NDIS terminology

National Disability Insurance Scheme (NDIS) terminology can be a bit confusing at first. Here’s a quick guide to some of the terms used for professionals and services in the NDIS.

The NDIS is being introduced gradually and will be available everywhere in Australia by 2019-20, except for Western Australia, where trials will continue. Find out when the NDIS will be in your area.

NDIS professionals

NDIS early childhood partners are organisations experienced in early childhood intervention. They give families support and advice and help them get access to early intervention, which can include access to the NDIS. If your child is aged 0-6 years, you might work with an NDIS early childhood partner to decide on support and services for your child and family.

NDIA planners are people who work for the National Disability Insurance Agency (NDIA), which runs the NDIS. NDIA planners draw up individualised plans for NDIS participants. If your child is aged seven years or older, you might work with a planner.

NDIS local area coordinators are NDIS partners who work with NDIS participants to draw up individualised NDIS plans. They can give you information and help you get support. If your child is aged seven years or older, you might work with a local area coordinator.

What the professional you work with is called will depend on what’s available in your area. But you’ll get the same level of service, regardless of what the professionals are called.

Services and supports for NDIS plans

Early intervention is support early in your child’s life or after your child gets a disability diagnosis. Early intervention aims to reduce the effects of disability and to improve your child’s ability to take part in everyday activities.

The NDIS’s national early childhood early intervention (ECEI) approach gives children aged 0-6 years quick access to support that’s tailored to their needs.

Therapies or interventions are the programs or sessions aimed at promoting your child’s development.

Service providers are the people and organisations that offer these therapies, as well as other services and supports, like counselling, for your child and family. A service provider might provide one therapy or several types.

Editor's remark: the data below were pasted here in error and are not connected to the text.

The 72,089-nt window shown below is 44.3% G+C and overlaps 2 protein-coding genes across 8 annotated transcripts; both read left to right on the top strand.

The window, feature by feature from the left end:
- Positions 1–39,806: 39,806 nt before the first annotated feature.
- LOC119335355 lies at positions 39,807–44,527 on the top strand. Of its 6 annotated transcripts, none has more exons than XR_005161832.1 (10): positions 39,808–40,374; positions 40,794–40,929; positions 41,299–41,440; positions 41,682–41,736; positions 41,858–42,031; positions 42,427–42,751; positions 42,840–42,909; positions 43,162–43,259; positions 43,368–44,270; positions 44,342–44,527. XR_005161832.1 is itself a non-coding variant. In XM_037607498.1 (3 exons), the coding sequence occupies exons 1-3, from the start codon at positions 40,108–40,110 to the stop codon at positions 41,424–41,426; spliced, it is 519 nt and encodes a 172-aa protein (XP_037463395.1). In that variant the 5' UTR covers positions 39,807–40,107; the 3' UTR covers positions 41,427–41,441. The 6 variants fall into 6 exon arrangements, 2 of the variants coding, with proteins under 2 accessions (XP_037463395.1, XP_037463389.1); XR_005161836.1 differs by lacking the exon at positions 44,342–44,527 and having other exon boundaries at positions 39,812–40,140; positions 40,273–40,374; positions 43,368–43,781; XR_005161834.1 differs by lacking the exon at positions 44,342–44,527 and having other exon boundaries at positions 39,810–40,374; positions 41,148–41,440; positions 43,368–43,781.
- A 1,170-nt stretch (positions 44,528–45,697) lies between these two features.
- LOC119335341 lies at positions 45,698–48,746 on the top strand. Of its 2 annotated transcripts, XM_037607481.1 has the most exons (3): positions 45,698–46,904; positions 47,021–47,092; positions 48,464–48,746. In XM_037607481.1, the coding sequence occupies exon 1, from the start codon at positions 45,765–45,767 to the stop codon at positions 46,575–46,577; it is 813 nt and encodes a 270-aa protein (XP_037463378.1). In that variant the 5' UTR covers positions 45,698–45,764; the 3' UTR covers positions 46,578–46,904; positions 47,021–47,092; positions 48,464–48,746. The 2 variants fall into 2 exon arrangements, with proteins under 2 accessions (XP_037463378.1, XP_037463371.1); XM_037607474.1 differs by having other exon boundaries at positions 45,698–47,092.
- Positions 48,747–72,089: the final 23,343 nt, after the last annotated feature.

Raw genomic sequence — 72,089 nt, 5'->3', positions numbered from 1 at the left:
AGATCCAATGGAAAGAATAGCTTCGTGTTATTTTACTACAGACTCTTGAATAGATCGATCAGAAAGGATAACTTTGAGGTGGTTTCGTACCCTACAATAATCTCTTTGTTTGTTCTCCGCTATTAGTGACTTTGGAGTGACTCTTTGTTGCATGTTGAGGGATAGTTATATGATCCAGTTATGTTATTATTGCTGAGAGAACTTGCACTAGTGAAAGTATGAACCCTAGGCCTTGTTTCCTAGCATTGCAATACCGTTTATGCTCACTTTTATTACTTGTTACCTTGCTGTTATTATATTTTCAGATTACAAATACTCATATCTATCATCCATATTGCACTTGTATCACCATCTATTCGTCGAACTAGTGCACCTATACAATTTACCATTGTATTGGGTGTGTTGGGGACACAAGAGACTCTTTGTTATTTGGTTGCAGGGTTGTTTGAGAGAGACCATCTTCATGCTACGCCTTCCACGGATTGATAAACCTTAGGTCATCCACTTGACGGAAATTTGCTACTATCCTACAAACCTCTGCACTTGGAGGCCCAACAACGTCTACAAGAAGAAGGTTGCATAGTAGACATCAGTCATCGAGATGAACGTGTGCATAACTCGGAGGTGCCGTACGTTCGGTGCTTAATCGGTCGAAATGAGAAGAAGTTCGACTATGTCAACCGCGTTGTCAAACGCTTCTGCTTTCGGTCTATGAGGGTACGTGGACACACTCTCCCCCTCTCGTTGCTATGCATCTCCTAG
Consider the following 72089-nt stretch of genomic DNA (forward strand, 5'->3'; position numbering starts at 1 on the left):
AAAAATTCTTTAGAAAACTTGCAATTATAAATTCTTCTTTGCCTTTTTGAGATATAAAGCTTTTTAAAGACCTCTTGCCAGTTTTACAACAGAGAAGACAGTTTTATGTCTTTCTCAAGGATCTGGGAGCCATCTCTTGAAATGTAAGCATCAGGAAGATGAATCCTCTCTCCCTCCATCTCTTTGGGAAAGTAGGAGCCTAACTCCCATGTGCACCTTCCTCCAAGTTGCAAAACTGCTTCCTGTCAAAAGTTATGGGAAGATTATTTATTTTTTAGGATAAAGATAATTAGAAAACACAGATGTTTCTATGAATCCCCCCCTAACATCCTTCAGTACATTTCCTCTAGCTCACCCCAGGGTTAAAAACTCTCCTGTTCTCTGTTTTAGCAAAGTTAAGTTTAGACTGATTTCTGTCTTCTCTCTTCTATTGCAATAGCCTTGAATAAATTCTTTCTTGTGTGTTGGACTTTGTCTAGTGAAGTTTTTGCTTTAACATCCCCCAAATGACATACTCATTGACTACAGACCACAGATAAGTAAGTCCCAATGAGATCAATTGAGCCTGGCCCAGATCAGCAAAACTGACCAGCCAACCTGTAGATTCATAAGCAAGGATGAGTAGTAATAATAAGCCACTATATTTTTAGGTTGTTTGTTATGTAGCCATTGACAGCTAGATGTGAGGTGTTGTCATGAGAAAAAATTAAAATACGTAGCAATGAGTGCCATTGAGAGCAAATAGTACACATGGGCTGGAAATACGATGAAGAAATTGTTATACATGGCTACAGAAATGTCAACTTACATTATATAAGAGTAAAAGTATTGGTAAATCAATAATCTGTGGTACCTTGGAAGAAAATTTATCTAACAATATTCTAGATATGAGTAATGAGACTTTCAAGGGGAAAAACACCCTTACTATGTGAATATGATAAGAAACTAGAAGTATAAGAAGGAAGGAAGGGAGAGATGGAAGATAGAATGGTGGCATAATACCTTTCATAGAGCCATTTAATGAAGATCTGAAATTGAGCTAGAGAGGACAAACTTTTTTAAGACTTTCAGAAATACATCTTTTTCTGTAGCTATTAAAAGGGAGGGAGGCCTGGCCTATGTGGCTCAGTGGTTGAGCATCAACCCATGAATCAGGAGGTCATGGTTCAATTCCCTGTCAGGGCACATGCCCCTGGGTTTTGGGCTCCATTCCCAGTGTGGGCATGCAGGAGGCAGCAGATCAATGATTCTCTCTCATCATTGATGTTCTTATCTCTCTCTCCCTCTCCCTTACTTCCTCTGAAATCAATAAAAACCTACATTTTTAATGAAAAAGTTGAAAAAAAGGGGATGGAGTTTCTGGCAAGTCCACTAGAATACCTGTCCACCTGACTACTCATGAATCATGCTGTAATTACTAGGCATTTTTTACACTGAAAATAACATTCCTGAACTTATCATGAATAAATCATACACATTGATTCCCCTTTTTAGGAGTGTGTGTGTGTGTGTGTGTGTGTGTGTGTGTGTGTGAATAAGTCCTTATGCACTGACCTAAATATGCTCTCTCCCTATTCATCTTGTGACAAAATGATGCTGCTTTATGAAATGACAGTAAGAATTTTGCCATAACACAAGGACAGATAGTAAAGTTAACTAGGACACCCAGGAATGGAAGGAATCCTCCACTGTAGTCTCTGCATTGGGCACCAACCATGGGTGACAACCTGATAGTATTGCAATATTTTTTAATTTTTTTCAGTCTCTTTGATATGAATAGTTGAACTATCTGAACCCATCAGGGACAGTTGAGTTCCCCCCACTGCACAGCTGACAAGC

Mainstream services are available to all families. Examples include child care and recreation activities.

Specialist services are specifically designed for children with disability. Examples include respite care and therapy services.

NDIS registered service providers are providers that have met the NDIS standards for qualifications, experience and quality.

The people who work in disability services are generally professionals with qualifications and experience in areas like social work, case management, disability support, community development, psychology, education, speech therapy, audiology, orthoptics, physiotherapy or occupational therapy. Service providers who provide support for early childhood intervention should also be experts in child development.

What service providers do

Service providers can offer your family a wide range of interventions and therapies.

Different service providers take different approaches. But almost all services and programs fall into one or more of the following categories.

These providers focus on teaching your child new behaviour and skills by using specialised, structured techniques. In this group, you might come across counsellors and psychologists.

Professionals in these services understand developmental stages and set up learning opportunities for your child at the right time. They can also help your child learn to form positive, meaningful relationships with other people, focusing on teaching social and communication skills. Psychologists often work in developmental services.

In these services, professionals help you understand your child’s individual needs and provide a specific therapy that targets your child’s individual difficulties. For example, if your child has difficulty with speech or communication, you might see a speech pathologist. Other professionals you might come across include physiotherapists and occupational therapists.

Family centred
These services provide interventions for your child that take into account your family’s priorities and home situation. An early childhood intervention specialist might work with you to develop an individual family service plan that helps your child and your family develop new skills and that builds on your family’s strengths.

An example of this category is professionals like speech therapists and psychologists working together and using both behavioural and developmental approaches.

Using your NDIS plan

If the NDIA is managing the funding in your child’s plan, you need to use service providers that are registered with the NDIS. You can find local providers registered with the NDIS. If you want to use a service provider that isn’t registered, you can ask for it to be registered.

If you’re managing your child’s funding yourself or using an NDIS registered plan management provider, you can use support from any service provider, including providers not registered with the NDIS. But if you use a non-registered service provider, you need to think about the quality, risks, safeguards and potential additional costs that might be involved.

If you’re using a combination of management options, you need to use service providers registered with the NDIS for those parts of the funding managed by the NDIA. You can use any service providers for the parts you manage or that are managed by a registered plan management provider.